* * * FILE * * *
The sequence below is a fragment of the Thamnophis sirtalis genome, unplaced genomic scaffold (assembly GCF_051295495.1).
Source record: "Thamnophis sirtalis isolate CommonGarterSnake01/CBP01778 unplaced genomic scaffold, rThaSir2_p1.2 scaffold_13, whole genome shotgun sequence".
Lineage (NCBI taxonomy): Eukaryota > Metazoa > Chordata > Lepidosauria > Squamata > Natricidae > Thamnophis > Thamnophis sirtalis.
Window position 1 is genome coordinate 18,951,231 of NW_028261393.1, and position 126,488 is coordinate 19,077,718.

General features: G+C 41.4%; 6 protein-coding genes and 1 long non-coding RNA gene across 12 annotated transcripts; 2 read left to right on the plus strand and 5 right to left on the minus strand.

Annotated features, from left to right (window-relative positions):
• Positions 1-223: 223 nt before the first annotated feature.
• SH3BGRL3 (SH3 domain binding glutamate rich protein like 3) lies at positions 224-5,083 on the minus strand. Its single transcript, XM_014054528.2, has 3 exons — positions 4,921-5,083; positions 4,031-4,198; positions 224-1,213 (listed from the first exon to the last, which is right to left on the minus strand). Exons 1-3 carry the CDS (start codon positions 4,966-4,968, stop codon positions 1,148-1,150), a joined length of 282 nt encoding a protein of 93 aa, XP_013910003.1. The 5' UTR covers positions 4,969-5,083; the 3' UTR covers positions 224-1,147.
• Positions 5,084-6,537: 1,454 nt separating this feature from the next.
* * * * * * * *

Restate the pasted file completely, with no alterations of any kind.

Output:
The sequence below is a fragment of the Thamnophis sirtalis genome, unplaced genomic scaffold (assembly GCF_051295495.1).
Source record: "Thamnophis sirtalis isolate CommonGarterSnake01/CBP01778 unplaced genomic scaffold, rThaSir2_p1.2 scaffold_13, whole genome shotgun sequence".
Lineage (NCBI taxonomy): Eukaryota > Metazoa > Chordata > Lepidosauria > Squamata > Natricidae > Thamnophis > Thamnophis sirtalis.
Window position 1 is genome coordinate 18,951,231 of NW_028261393.1, and position 126,488 is coordinate 19,077,718.

General features: G+C 41.4%; 6 protein-coding genes and 1 long non-coding RNA gene across 12 annotated transcripts; 2 read left to right on the plus strand and 5 right to left on the minus strand.

Annotated features, from left to right (window-relative positions):
• Positions 1-223: 223 nt before the first annotated feature.
• SH3BGRL3 (SH3 domain binding glutamate rich protein like 3) lies at positions 224-5,083 on the minus strand. Its single transcript, XM_014054528.2, has 3 exons — positions 4,921-5,083; positions 4,031-4,198; positions 224-1,213 (listed from the first exon to the last, which is right to left on the minus strand). Exons 1-3 carry the CDS (start codon positions 4,966-4,968, stop codon positions 1,148-1,150), a joined length of 282 nt encoding a protein of 93 aa, XP_013910003.1. The 5' UTR covers positions 4,969-5,083; the 3' UTR covers positions 224-1,147.
• Positions 5,084-6,537: 1,454 nt separating this feature from the next.